Platform in Localization TestingAny language version of Windows XP or Windows 2000 can be selected as a platform for the test if the product is properly globalized. Of course, in the case of localization testing, the localized version of the operating system can be a wise choice, since that's the most likely environment for your application in the real world. However, a globalized and localizable application, even after it undergoes localization, must be able to run on any language version of the operating system and with MUI installed.

You should run the application with MUI installed when your application implements an MUI behavior, through pluggable UI, satellite dynamic-link libraries (DLLs), or some other technique that adjusts the UI language to the user's preferences. MUI allows the user to switch the UI language of the operating system and thus you must make sure your application matches the operating-system settings. You should verify the behavior of the application when the user's default language of the UI differs from the other locale settings. By doing so, you'll immediately see any problems in the way resources are loaded and processed.

Localization Testing of the UIAlso keep an eye on the behavior of applications that run processes in a system-such as operating-system services-rather than in a user's context. When a system process queries its user default UI language settings, it might get a result different from what a user's process running at the same time will get. This can cause localization problems, inconsistency in the UI that the user sees (if parts of it are generated by the system services), or even problems in functionality. In order to avoid those problems, always check an application's behavior with different default user and system UI languages. The settings for UI languages should also be different from those used in the development environment.

For example, assume you have a machine with MUI installed and a user whose default UI language is different from that of the system. Suppose a fax service waiting for incoming calls is running continuously and that, when a fax arrives, the service displays a notification message to the currently logged user (if there is one). You must ensure that the message be in the user's language, which might not necessarily be the same as the one returned to the fax service when it queries its default UI language.

In particular, localization testing of the UI and linguistics should cover items such as:

Validation of all application resources.
Verification of linguistic accuracy and resource attributes.
Checking for typographical errors.
Checking that printed documentation, online Help, messages, interface resources, and command-key sequences are consistent with each other. If you have shipped localized versions of your product before, make sure that the translation is consistent with the earlier released versions.
Confirmation of adherence to system, input, and display environment standards.
Checking usability of the UI.
Assessment of cultural appropriateness.
Checking for politically sensitive content.
Making sure the market-specific information about your company, such as contact information or local product-support phone numbers, is updated.
It's also a good idea to check that everything you are going to distribute in a local market complies with the local laws and regulations. (See Designing a World-Ready Program.) This includes not only the license agreement but also online Help and other user documentation.

You've now seen the importance of globalized testing, localizability testing, and localization testing in terms of ensuring both that a product is world-ready and that it is suitable for worldwide distribution. One way in which the testing process has changed to reflect new goals involves the type of tools currently being used.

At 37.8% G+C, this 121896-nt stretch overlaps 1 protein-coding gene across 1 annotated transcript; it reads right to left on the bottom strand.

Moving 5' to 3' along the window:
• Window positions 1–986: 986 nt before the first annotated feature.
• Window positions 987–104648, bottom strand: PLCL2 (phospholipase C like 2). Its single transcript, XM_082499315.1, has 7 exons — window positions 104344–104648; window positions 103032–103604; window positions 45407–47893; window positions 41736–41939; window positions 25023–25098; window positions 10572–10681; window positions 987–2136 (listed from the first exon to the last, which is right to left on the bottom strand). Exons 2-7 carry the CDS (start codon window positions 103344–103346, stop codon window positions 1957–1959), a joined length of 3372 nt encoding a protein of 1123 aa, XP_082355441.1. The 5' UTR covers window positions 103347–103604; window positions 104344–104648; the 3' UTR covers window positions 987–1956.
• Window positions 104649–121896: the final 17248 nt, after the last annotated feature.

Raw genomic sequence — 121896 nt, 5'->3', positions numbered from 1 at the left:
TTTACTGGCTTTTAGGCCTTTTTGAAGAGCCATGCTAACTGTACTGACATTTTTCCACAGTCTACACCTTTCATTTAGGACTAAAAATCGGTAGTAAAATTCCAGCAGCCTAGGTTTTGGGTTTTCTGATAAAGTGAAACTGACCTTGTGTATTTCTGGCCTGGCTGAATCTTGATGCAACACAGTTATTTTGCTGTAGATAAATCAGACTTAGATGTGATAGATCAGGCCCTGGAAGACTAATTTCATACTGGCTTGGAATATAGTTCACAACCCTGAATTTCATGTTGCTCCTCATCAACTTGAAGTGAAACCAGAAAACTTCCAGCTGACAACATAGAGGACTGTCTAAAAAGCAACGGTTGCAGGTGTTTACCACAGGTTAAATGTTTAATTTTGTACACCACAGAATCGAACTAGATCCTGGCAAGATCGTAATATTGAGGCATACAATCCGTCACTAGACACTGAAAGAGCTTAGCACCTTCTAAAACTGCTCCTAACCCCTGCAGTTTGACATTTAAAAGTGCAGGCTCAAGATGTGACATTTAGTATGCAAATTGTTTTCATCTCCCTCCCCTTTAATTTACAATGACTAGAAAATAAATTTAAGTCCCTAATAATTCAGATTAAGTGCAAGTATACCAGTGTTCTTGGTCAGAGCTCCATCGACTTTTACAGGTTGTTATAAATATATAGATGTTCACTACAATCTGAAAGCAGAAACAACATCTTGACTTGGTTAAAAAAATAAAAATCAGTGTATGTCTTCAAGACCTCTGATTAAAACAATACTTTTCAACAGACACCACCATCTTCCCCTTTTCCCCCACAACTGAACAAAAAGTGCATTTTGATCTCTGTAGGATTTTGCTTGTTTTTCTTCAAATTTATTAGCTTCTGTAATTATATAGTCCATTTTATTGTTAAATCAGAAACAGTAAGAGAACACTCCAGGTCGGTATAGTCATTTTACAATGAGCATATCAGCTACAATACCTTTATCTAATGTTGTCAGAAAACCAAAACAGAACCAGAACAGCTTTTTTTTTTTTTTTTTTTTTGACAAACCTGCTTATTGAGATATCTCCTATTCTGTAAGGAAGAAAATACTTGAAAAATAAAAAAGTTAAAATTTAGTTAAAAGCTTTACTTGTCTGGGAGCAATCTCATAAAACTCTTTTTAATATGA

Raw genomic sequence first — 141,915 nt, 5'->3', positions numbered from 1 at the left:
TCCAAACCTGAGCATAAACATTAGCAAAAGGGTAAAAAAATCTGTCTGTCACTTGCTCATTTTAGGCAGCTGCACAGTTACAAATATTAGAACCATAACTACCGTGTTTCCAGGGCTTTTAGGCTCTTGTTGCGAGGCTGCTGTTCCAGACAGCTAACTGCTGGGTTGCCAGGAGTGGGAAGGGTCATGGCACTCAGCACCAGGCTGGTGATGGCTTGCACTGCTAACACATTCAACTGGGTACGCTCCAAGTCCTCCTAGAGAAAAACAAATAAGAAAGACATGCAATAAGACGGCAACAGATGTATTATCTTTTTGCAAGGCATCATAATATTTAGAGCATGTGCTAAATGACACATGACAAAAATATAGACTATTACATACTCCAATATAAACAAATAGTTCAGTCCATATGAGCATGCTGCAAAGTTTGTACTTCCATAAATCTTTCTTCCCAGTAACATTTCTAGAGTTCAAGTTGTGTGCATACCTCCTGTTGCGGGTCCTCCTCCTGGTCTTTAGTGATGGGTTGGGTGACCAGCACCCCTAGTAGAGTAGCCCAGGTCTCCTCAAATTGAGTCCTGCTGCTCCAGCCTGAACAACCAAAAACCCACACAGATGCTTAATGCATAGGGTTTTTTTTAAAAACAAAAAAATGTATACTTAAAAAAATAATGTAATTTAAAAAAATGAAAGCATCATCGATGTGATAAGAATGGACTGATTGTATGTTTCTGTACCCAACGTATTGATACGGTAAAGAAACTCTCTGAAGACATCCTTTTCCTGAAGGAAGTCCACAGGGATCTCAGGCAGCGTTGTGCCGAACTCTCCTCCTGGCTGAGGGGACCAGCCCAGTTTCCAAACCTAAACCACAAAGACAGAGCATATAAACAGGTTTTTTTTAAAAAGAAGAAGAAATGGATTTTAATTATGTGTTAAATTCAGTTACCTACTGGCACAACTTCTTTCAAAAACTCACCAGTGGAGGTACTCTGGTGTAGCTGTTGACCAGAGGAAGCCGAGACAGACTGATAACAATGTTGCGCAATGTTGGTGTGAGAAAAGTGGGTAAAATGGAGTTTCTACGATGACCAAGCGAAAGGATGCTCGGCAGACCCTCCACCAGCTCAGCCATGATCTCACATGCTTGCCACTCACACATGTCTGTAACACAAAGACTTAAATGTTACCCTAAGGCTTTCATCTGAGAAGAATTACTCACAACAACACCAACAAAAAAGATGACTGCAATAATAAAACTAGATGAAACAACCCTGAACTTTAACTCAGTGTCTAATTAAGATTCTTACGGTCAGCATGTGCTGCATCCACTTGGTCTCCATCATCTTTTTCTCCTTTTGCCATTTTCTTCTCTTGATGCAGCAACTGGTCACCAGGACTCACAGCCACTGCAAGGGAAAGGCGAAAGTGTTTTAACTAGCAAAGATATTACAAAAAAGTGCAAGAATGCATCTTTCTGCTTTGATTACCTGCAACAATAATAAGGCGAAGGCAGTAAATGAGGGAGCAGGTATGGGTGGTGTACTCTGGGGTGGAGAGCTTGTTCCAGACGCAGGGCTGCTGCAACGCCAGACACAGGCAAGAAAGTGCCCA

Tuesday, October 5, 2010

How to test an application which has DataBase Upgrade

1. Identify and execute the testcases which can exercise all the database operations from application.
2. Execute automation scripts
3. Execute performance tests
4. Identify and execute testcases which update the existing records to test the backward compatibilty.
5. Ensure data integrity is maintained after upgrade. Contstraints for example should still be handled as expected.

Monday, October 4, 2010

Test Approach

Test approach :

Contents of the Test Plan :

1.Objective : explains the purposoe of the testing
2.Scope : Explains the limittions of the testing
3.Activites: The actions need to be performed while testing.
4.Dependencies : Explains the prerequisites of the testing
5.Deliverables : The outcomes of the testing
6.H/W&S/w: Contains a list of H/W and S/W reqs
7.Resources: persons reqd,how long they reqd,what skills they shud have
8.Risk FActor : %of risk
9.Test Strategy : The strategy to be followed while tesing
10.Tracebility Matrix : it will have the reqs one side and the test cases other side

Difference between Smoke Testing and SanityTesting

Smoke testing originated in the hardware testing practice of turning on a new piece of hardware for the first time and considering it a success if it does not catch fire and smoke. In software industry, smoke testing is a shallow and wide approach whereby all areas of the application without getting into too deep, is tested.

A sanity test is a narrow regression test that focuses on one or a few areas of functionality. Sanity testing is usually narrow and deep.

Smoke Testing:
Smoke testing is done at the start of the application is deployed. Smoke test is the entry point for the entire test execution. When the application is passed under the smoke test then only further system testing or regression testing can be carried out.

In general smoke testing is done when the higher version of the build is deployed and is done at each and every time the build is deployed. In smoke testing the main functionalites are tested and the stability of the system is validated.

Sanity Testing:
Sanity testing is also similar to Smoke testing, but has some minor differences. Sanity testing is done when the application is deployed into testing for the very first time and in smoke testing only positive scenarios are validated but in sanity testing both the positive and negative scenarios are validated.

For example, if the new software is crashing systems every 5 minutes, bogging down systems to a crawl, or destroying databases, the software may not be in a 'sane' enough condition to warrant further testing in its current state.

Sanity testing:We will check the complete functionality of the application

Smoke Testing: We will check the basic functionality of the application

VB Code examples